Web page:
Helen and I recently watched one of our favorite movies, Chariots of Fire. If you’re a fan and want to know more about the life of Eric Liddell after the events of the movie read you’ll enjoy this article:
Source: The Little Known Story of Olympian Eric Liddell’s Final Years – Blog – Eternal Perspective Ministries
When I posted that I was reading Death of a Red Heroine , I stated that I would have the review up “in a week or so,” I really meant “in a year or so.” That’s just further evidence why I’m the world’s lamest blogger.
Death of a Red Heroine is the debut novel by Qiu Xiaolong, a native a of Shanghai, but currently living in St. Louis. The story is set in Shanghai in 1990, where Detective Chen Cao of the Shanghai Police Bureau is confronted with a murder case that will be difficult to solve particularly because of its political ramifications. In fact, the novel is as much a novel of politics in China as much as it is a detective or mystery novel. Indeed, the Wall Street Journal named it as one of the top 5 political novels of all time.
In the novel, Detective Cao, himself a product of Party patronage, must navigate among various factions, including aging senior party members who are attempting preserve the gains of the revolution in the face of economic reform and culture influence from the West, cautious survivors of the Cultural Revolution of the sixties, and an emerging entrepreneurial class. The mystery aspect of the novel is not what this story is about: we pretty much know who committed the murder well before the end. The question is, will Cao be able to get the case prosecuted when there are powerful forces who are threatened by what the crime will reveal about both the victim and the perpetrator?
Death of a Red Heroine is full of the flavor of life in a rapidly transforming China, both figuratively and literally, since a running theme through the novel is is Chinese cuisine. We first meet Cao as he prepares a dinner party for his close friends and at the end we see Cao watching a street peddler frying dumplings, with plenty of meals and snacks in between.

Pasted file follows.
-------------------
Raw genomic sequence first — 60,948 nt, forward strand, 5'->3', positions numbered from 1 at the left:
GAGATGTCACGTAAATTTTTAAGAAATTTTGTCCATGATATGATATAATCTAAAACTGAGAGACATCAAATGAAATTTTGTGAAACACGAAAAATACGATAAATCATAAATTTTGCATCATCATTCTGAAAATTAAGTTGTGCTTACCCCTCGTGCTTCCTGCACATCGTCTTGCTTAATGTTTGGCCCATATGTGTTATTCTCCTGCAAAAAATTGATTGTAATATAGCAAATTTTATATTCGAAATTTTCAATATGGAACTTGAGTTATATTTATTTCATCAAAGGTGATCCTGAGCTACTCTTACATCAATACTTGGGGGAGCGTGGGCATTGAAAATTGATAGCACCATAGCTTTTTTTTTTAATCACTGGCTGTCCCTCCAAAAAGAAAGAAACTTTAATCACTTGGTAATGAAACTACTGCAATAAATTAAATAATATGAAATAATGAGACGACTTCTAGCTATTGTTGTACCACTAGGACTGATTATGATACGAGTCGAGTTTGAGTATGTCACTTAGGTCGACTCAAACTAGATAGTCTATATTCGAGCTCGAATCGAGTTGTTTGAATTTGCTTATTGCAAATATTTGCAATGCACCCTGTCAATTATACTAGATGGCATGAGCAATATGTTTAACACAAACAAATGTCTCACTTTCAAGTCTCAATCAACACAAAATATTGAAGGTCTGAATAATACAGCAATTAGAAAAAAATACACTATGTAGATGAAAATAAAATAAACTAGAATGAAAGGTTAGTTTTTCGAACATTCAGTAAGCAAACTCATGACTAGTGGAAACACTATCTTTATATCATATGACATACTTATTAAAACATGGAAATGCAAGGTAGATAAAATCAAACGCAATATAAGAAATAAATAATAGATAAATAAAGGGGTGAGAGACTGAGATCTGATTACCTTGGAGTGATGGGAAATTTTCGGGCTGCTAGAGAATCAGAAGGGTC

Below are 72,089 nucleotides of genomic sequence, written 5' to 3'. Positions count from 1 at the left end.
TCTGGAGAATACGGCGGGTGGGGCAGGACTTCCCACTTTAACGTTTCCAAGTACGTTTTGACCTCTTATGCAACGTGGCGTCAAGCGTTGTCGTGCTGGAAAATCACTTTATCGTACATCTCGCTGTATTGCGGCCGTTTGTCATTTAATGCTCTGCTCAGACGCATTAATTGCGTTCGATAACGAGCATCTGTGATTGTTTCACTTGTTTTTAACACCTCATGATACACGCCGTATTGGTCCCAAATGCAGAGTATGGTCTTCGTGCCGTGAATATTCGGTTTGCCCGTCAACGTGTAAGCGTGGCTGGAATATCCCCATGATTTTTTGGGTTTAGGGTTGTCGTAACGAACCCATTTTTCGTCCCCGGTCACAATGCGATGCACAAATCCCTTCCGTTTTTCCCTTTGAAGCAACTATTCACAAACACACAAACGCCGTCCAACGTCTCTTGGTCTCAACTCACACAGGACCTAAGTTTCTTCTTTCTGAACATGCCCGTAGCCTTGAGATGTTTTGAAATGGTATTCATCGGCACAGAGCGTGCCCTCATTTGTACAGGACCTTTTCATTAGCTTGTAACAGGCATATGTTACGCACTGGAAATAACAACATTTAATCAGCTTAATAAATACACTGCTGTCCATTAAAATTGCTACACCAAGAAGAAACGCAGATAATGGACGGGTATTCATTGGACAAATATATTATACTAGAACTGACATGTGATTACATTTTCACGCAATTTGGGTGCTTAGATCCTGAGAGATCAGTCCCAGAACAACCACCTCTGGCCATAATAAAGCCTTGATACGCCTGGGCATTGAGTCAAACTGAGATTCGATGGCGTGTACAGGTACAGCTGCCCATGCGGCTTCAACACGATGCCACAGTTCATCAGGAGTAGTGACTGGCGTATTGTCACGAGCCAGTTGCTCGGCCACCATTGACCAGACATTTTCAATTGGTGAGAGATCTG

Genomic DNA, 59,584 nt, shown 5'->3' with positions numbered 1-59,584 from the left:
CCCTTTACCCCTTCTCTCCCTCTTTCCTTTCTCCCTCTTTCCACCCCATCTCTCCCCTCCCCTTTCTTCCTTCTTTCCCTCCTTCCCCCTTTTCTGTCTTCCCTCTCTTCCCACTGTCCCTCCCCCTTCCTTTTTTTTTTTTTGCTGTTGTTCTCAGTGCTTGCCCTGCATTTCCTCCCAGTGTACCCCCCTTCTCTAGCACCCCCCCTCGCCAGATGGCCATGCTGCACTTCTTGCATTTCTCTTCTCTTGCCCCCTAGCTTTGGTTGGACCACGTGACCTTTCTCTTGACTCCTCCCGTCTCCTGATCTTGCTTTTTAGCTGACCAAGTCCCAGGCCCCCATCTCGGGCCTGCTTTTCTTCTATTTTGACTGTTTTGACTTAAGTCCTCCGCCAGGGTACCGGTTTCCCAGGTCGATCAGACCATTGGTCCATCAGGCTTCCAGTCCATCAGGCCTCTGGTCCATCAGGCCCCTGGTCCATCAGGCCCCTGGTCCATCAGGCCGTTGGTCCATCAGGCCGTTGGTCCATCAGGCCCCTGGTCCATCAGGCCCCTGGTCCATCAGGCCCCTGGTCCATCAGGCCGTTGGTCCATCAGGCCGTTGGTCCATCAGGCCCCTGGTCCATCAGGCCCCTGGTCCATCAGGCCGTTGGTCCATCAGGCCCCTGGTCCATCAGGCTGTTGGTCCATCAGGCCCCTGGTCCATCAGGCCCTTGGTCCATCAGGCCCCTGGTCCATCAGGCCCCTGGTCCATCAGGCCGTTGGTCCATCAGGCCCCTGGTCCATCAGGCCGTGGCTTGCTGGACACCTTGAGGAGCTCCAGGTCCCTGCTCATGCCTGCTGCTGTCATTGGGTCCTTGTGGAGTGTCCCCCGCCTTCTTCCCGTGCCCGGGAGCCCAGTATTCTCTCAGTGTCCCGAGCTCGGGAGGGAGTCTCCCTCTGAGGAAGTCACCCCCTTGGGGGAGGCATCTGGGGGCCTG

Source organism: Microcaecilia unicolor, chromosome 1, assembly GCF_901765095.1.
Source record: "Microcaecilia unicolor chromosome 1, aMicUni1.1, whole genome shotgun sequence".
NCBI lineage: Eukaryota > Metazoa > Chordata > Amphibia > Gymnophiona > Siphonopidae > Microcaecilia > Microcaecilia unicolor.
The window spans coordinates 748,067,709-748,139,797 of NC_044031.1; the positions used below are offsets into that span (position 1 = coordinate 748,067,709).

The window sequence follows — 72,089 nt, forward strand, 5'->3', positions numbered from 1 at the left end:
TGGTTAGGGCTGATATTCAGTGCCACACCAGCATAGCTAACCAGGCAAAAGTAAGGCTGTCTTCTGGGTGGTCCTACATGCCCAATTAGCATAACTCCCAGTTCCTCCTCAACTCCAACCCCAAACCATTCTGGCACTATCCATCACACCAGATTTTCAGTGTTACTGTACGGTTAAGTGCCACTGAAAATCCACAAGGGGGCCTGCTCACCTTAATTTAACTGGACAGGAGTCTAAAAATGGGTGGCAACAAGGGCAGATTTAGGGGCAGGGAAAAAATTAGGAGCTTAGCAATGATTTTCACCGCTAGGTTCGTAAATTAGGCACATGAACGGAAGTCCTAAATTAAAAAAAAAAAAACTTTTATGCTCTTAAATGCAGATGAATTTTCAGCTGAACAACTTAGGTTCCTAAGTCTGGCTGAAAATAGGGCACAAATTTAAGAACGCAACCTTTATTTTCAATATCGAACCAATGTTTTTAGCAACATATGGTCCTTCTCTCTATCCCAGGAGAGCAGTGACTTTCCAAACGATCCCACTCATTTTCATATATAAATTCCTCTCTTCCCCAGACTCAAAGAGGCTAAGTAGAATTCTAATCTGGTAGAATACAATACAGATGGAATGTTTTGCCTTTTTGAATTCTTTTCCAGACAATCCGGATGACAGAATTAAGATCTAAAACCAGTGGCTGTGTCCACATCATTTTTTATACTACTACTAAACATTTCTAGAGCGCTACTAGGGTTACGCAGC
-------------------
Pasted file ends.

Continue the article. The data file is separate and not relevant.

As of this writing, Qiu has written ten novels in the Inspector Cao series, and I definitely plan to read at least the second installment.
As Crouch puts it: “All idols begin by offering great things for a very small price. All idols then fail, more and more consistently, to deliver on their original promises, while ratcheting up their demands. … In the end they fail completely, even as they make categorical demands. In the memorable phrase of the psychiatrist Jeffrey Satinover, idols ask for more and more, while giving less and less, until eventually they demand everything and give nothing.”
Source: When Politics Becomes Your Idol – The New York Times
HT: Dane Ortlund at Strawberry-Rhubarb Theology:
God hath ordered his elect, take the whole body and bulk of them, to fall into all sorts of sins, one or other of them; so as there is no sort, kind or degree of sin, no way of sinning, manner of sinning, or aggravation of sin, but in some or other it shall be pardoned, and he doth it to magnify his grace in Christ, in whom he gathers them. —The Works of Thomas Goodwin, 1:156, commenting on Ephesians 1:10